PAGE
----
There is a moment, deep within the maze of Wes Anderson’s latest film, when art takes on the power to set a prisoner free. We are in France, in the time of de Gaulle (or someone like him). At the police station in the town of Ennui-sur-Blasé, Roebuck Wright (Jeffrey Wright) has been in a holding cell called the Chicken Coop for some days. An anonymous American, still in the eveningwear from the clandestine gay bar where he was picked up, his only contact is a number on the polite rejection letter from an American magazine that publishes there.
When he arrives at the Chicken Coop, Arthur Howitzer Jr. (Bill Murray) does not inquire into the reasons behind Roebuck’s imprisonment. Instead, he assigns him a book review, to be written in the hours remaining in his cell. Roebuck’s release is a formality, albeit a complicated one, expensed as part of the editor-in-chief’s offer for a full-time job. The capacity for that Howitzer recognizes in him is, in this moment, self-evident. At Roebuck’s gratitude, Howitzer brooks no sentimentality. This change of station ought to remain pure—that is, purely transactional. He buttons the initiation rite with one of his famous slogans: “No crying.”
There are many prisoners in Anderson’s tenth feature, The French Dispatch, and many artists. And while there is only some overlap between the two, in the eyes of the film, all artists are criminals. Each of its miniature stories is an allegory for the excess or abnormality of the artistic impulse, of a tendency to transgression that some editorial force—whether patrons, muses, parents, or police—must stabilize. Only in its legible, exchangeable form can this transgression earn the wages that underwrite the editor’s survival in, and maintain the artist’s separation from, society at large. Howitzer’s atelier is the outermost shell of this Matryoshka doll, doubling as ample cloisters in which each of his staff—in the fashion of 11 rue Simon-Crubellie in Georges Perec’s Life: A User’s Manual—enjoys their own lovingly detailed office-apartment.
The uneasy, inevitable twist-turn accounting of excess into art, art into money, money into excess again, is the film’s beating heart. From a director who is known for it, The French Dispatch is Anderson’s most excessive work, a feature-length overload of sound, image, and text, which brings the full weight of imagination, citation, star-power, and style to bear on the tightest possible target: a three-part omnibus staging of an issue of Howitzer’s magazine, The French Dispatch of the Liberty, Kansas Evening Sun. Oblique angles, tableaux vivants, expressionistic color effects, and cartoons make their debut alongside an extensive inventory of Anderson’s well-known tropes (portrait framing, child prodigies, ‘60s pop soundtracks, faux-intellectuals, plays-within-a-movie, May-December romance, et cetera) that unfurls so fast, and in such high volume, that just watching it can feel like a semiotic juggling act.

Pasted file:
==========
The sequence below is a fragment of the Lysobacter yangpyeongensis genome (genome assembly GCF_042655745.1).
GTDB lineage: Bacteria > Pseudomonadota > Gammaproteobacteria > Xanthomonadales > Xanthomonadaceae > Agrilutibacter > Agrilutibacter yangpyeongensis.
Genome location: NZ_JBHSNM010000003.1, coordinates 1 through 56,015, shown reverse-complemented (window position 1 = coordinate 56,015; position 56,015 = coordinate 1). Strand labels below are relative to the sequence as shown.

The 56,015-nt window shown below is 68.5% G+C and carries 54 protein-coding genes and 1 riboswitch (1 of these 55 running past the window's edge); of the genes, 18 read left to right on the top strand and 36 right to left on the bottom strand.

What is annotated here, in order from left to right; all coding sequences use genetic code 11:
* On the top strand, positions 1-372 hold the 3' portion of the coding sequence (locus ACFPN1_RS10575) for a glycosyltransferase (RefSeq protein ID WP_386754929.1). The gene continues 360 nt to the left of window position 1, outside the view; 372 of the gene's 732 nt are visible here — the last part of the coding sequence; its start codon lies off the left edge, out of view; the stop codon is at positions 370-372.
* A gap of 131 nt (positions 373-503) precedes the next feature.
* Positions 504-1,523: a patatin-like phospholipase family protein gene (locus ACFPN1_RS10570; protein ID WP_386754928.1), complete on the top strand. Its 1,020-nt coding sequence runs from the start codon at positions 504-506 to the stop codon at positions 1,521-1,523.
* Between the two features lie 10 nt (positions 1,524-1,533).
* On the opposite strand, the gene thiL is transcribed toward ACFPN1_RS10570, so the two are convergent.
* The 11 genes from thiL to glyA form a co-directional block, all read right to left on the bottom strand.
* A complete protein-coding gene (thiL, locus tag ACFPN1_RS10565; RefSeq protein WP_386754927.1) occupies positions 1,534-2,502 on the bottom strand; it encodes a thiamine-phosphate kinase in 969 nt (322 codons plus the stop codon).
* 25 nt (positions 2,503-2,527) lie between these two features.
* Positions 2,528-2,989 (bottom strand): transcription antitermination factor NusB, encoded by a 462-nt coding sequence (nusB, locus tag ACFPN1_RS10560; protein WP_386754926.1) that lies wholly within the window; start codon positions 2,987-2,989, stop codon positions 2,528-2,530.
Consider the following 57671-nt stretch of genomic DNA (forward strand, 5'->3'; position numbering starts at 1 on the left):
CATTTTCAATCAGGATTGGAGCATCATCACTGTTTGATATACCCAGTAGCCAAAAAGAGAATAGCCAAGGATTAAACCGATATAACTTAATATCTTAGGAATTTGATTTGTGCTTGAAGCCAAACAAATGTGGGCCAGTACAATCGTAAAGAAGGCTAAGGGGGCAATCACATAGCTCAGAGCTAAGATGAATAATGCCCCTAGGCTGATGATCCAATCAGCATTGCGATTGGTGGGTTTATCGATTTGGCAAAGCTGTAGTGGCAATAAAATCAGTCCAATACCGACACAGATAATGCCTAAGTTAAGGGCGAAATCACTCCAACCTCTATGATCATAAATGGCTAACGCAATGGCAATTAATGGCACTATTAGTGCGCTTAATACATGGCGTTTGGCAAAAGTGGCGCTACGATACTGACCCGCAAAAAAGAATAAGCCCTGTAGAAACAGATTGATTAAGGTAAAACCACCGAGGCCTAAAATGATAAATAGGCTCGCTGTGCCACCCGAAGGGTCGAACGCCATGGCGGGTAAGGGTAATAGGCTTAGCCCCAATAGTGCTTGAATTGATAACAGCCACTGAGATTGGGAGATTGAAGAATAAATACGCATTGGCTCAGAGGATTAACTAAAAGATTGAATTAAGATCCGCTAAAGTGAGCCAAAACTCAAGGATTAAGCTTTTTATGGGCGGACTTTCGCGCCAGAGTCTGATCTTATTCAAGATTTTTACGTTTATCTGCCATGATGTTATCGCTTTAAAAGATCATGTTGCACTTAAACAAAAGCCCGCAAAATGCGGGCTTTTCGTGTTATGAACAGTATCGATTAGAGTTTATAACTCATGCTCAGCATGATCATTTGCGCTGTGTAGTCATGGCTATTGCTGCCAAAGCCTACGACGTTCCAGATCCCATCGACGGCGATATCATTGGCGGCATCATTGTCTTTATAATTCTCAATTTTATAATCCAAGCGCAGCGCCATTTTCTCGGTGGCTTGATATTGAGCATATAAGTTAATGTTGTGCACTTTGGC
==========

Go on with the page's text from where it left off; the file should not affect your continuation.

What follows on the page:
That its structure should serve its flourishes as much as the other way around is, of course, part of the fun. But it’s also an expression of Anderson’s relation to his own films, and to cinema more generally. If the archetype of his career’s first phase was the melancholiac who longs to live in the pages of a book (think Dignan, Max Fisher, Richie Tenenbaum), in this second phase, the pages of the book are, sometimes literally, already where we live. Bypassing those first films’ ambiguous tension between fiction and reality and the tender sparseness that sometimes comes with it, the later works hum with the chattering stability of a dynamo. Superficial similarities across Anderson’s filmography have mostly camouflaged this development for critics, but it’s not surprising that the film where this early, ambiguous structure is buckling under the weight of the newer, fantastical one—The Darjeeling Limited (2007)—was also his last commercial failure.
With depth comes a risk of aesthetic as well as financial instability: since then, Anderson has been a filmmaker of increasingly elaborate surfaces, a trader in refined artifice. Curating its various audio-visual assets, holding them for a time, and selling them off before their novelty can dissipate, The French Dispatch is a kind of cinematic arbitrage, a perpetual contract negotiation between audience and director that is at once moving, cynical, and entertaining in the extreme.